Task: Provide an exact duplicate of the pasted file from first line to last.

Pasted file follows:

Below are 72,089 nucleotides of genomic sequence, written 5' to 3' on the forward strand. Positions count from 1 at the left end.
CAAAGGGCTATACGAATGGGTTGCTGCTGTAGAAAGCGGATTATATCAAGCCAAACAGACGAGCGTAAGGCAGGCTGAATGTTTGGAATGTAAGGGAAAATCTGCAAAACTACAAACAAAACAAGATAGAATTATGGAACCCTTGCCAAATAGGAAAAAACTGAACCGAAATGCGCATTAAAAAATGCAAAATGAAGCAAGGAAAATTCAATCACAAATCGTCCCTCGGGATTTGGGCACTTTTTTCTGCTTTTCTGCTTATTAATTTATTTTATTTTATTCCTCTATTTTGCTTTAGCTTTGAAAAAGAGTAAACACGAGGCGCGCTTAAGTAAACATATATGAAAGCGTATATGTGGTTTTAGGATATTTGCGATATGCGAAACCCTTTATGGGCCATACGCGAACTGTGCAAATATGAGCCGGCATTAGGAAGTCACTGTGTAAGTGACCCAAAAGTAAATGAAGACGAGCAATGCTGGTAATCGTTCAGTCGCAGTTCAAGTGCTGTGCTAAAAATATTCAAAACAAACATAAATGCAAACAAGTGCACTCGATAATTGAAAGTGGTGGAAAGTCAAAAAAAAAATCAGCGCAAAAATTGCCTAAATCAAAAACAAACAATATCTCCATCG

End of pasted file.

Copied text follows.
Below are 72,089 nucleotides of genomic sequence, written 5' to 3' on the forward strand. Positions count from 1 at the left end.
CAAAGGGCTATACGAATGGGTTGCTGCTGTAGAAAGCGGATTATATCAAGCCAAACAGACGAGCGTAAGGCAGGCTGAATGTTTGGAATGTAAGGGAAAATCTGCAAAACTACAAACAAAACAAGATAGAATTATGGAACCCTTGCCAAATAGGAAAAAACTGAACCGAAATGCGCATTAAAAAATGCAAAATGAAGCAAGGAAAATTCAATCACAAATCGTCCCTCGGGATTTGGGCACTTTTTTCTGCTTTTCTGCTTATTAATTTATTTTATTTTATTCCTCTATTTTGCTTTAGCTTTGAAAAAGAGTAAACACGAGGCGCGCTTAAGTAAACATATATGAAAGCGTATATGTGGTTTTAGGATATTTGCGATATGCGAAACCCTTTATGGGCCATACGCGAACTGTGCAAATATGAGCCGGCATTAGGAAGTCACTGTGTAAGTGACCCAAAAGTAAATGAAGACGAGCAATGCTGGTAATCGTTCAGTCGCAGTTCAAGTGCTGTGCTAAAAATATTCAAAACAAACATAAATGCAAACAAGTGCACTCGATAATTGAAAGTGGTGGAAAGTCAAAAAAAAAATCAGCGCAAAAATTGCCTAAATCAAAAACAAACAATATCTCCATCG